March #21 : Out in the Cold - by Walter Armstrong and Ronnilyn Pustil

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Table of Contents

Larry Kramer Gets Angry

Radiant Radical

Adventures in Brain Chemistry

Cackles, Cauldrons, and Carrots

Johnny Appleseed

The Way To a Man's Heart

Tools of the Trade

Life Imitates Art

S.O.S.-March 1997

Mailbox-March 1997

Notes of a Native Son

Out in the Cold

Cocktail Hour

Gallo's Humor

Vanity Unfair

Uh-Oh, Canada

Dental Damns

School for Scandal

"Provide" Services

Goes Around, Comes Around

Whatever Happened to Mary Jane

The Buddy Line

Rebel YELL

Bull's Eye

Body at Work

Alive and Kicking

ACTing UP All Over

All in Good Time

Tabling the Situation

POZ Picks-March 1997

ACT UP's First Days

5,985 and Counting

A Specific Point of View

Dead Gorgeous

Sex and the Single Positoid

Misplaced Lust

The Anger Channel

Dose of Reality

Feeling Blue? Much to Do!

Kicking Butt

Expand Your Medicine Cabinet

Wean on Me

Feeling Queasy? Help is Easy

The Right Stuff

A Load Off His Mind

Carbo Diem

Monkey Business

Taking Action

Most Popular Lessons

The HIV Life Cycle


Herpes Simplex Virus

Syphilis & Neurosyphilis

Treatments for Opportunistic Infections (OIs)

What is AIDS & HIV?

Hepatitis & HIV

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March 1997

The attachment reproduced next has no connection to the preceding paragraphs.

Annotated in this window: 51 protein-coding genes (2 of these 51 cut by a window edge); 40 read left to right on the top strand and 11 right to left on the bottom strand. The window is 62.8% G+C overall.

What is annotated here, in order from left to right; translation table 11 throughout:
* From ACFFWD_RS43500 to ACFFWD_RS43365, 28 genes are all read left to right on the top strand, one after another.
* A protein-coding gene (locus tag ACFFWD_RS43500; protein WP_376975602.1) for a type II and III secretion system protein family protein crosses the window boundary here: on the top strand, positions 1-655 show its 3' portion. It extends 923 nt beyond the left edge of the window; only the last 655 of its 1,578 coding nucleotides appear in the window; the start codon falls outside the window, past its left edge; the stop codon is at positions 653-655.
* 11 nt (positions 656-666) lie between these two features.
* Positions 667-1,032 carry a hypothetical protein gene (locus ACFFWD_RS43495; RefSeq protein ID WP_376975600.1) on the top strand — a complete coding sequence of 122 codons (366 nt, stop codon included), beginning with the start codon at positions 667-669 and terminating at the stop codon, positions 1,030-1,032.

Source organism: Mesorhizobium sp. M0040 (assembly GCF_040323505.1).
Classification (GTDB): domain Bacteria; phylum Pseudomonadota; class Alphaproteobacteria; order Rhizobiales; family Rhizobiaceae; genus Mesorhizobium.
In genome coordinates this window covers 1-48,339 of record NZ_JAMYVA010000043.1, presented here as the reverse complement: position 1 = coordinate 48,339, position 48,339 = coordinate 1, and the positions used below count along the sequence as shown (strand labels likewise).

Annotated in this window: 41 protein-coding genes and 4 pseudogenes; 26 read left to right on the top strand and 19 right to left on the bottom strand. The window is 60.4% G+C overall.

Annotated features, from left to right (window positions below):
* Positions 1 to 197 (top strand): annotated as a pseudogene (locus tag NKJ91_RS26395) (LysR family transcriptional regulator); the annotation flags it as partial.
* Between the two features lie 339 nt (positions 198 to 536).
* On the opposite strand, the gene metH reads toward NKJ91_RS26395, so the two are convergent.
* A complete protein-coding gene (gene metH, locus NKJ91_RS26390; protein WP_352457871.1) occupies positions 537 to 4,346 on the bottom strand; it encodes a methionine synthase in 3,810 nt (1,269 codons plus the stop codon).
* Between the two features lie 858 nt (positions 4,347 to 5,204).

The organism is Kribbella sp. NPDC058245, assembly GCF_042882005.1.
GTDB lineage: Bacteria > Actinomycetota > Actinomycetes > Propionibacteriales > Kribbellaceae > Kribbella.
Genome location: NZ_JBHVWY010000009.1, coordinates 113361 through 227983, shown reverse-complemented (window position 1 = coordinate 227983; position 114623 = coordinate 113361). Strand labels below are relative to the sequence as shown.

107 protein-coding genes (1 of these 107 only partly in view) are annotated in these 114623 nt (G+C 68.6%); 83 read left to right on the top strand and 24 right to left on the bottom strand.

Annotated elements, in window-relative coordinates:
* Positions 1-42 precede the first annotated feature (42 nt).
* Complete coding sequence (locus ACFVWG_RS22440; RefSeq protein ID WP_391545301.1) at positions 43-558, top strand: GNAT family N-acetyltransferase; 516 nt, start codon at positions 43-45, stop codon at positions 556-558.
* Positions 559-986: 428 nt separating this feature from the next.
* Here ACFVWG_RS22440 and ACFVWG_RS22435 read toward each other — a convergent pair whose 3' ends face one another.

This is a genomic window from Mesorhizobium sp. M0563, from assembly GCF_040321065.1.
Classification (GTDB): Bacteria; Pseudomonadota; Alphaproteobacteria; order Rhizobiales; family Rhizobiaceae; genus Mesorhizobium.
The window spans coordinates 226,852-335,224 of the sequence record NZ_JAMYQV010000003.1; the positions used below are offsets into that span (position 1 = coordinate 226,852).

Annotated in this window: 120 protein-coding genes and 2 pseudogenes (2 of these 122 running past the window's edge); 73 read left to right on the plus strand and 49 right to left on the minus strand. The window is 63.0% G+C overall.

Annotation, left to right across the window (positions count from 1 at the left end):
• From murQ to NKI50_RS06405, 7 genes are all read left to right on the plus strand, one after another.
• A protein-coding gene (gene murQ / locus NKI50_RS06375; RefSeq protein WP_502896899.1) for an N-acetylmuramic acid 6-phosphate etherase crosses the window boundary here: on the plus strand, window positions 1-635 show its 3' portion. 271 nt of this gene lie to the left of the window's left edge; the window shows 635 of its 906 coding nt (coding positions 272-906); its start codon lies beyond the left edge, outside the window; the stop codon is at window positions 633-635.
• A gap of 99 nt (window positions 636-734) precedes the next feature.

Out in the Cold

by Walter Armstrong and Ronnilyn Pustil

Drug users denied needles in needless Alaska study

Advocates are scrambling to shut down a needle-exchange study in Anchorage, Alaska. Why? It's Tuskegee II, they charge. The project, led by University of Alaska's Dr. Dennis Fisher, would assign some 600 users to either a "treatment" group-those who could trade dirty needles for clean ones-or a "control" group-those who could not. People in the control group would be turned away frm exchanges and given a list of local pharmacies that sell syringes. Researchers would test each group to determine the incidence of HIV and hepatitis B.

In a letter to Dr. Harold Varmus, director of the National Institutes of Health (NIH), which funded the $2.4 million project, Dr. Peter Lurie, a leading needle-exchange researcher at the University of California, and Sidney M. Wolfe, executive director of Public Citizen's Health Research Group, demanded the study be aborted: "It's unconscionable for the NIH to fund a project that violates basic research ethics in a manner the researchers themselves admit 'represents the withholding of a potentially life-saving service.'" The study deprives participants of two effective means of disease prevention-no-cost clean needles and hep B vaccine. Varmus reviewed the study, and-as POZ went to press-gave it the green light, with this major concession to activists: Researchers must provide everyone in the study with hep B vaccine.

In a bit of guerilla research by Lurie and Wolfe, three volunteers found that a mere 14 percent of Anchorage pharmacies sold sterile syringes without harassing the customer.

Fisher attacked Lurie's activist tactics: "Lurie immediately politicized his criticism by going to the press. He tried to set up another exchange in Anchorage and shipped needles here to destroy my study. That's not what somebody with a genuine concern for public health does."

But Lurie asks, "Who has a greater concern for public health-someone who opens a needle exchange for all drug-users, or someone who excludes drug-users to get a big grant?"

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